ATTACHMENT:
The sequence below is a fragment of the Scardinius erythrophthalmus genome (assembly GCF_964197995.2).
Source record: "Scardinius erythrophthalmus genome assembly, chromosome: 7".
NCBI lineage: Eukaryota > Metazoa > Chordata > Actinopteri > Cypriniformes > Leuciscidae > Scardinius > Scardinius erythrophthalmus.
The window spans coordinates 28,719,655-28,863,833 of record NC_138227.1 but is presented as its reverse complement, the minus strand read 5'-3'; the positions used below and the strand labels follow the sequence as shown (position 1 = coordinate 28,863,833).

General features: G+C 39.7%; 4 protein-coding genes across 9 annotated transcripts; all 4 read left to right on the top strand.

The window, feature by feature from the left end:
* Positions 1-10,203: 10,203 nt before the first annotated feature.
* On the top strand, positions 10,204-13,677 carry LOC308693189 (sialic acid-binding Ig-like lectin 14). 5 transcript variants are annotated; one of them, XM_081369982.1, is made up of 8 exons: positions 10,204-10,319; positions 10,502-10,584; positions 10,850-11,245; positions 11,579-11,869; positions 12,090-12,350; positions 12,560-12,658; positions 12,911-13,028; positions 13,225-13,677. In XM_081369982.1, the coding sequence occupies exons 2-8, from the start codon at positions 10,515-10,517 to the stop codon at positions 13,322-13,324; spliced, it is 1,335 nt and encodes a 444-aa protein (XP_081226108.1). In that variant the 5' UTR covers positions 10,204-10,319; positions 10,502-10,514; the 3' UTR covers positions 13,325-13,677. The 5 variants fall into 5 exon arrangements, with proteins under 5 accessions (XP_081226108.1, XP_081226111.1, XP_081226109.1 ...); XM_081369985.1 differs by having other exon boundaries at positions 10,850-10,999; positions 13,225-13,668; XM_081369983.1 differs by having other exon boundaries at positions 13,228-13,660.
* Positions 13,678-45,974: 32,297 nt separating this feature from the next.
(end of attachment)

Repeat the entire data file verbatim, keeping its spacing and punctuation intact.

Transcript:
The sequence below is a fragment of the Scardinius erythrophthalmus genome (assembly GCF_964197995.2).
Source record: "Scardinius erythrophthalmus genome assembly, chromosome: 7".
NCBI lineage: Eukaryota > Metazoa > Chordata > Actinopteri > Cypriniformes > Leuciscidae > Scardinius > Scardinius erythrophthalmus.
The window spans coordinates 28,719,655-28,863,833 of record NC_138227.1 but is presented as its reverse complement, the minus strand read 5'-3'; the positions used below and the strand labels follow the sequence as shown (position 1 = coordinate 28,863,833).

General features: G+C 39.7%; 4 protein-coding genes across 9 annotated transcripts; all 4 read left to right on the top strand.

The window, feature by feature from the left end:
* Positions 1-10,203: 10,203 nt before the first annotated feature.
* On the top strand, positions 10,204-13,677 carry LOC308693189 (sialic acid-binding Ig-like lectin 14). 5 transcript variants are annotated; one of them, XM_081369982.1, is made up of 8 exons: positions 10,204-10,319; positions 10,502-10,584; positions 10,850-11,245; positions 11,579-11,869; positions 12,090-12,350; positions 12,560-12,658; positions 12,911-13,028; positions 13,225-13,677. In XM_081369982.1, the coding sequence occupies exons 2-8, from the start codon at positions 10,515-10,517 to the stop codon at positions 13,322-13,324; spliced, it is 1,335 nt and encodes a 444-aa protein (XP_081226108.1). In that variant the 5' UTR covers positions 10,204-10,319; positions 10,502-10,514; the 3' UTR covers positions 13,325-13,677. The 5 variants fall into 5 exon arrangements, with proteins under 5 accessions (XP_081226108.1, XP_081226111.1, XP_081226109.1 ...); XM_081369985.1 differs by having other exon boundaries at positions 10,850-10,999; positions 13,225-13,668; XM_081369983.1 differs by having other exon boundaries at positions 13,228-13,660.
* Positions 13,678-45,974: 32,297 nt separating this feature from the next.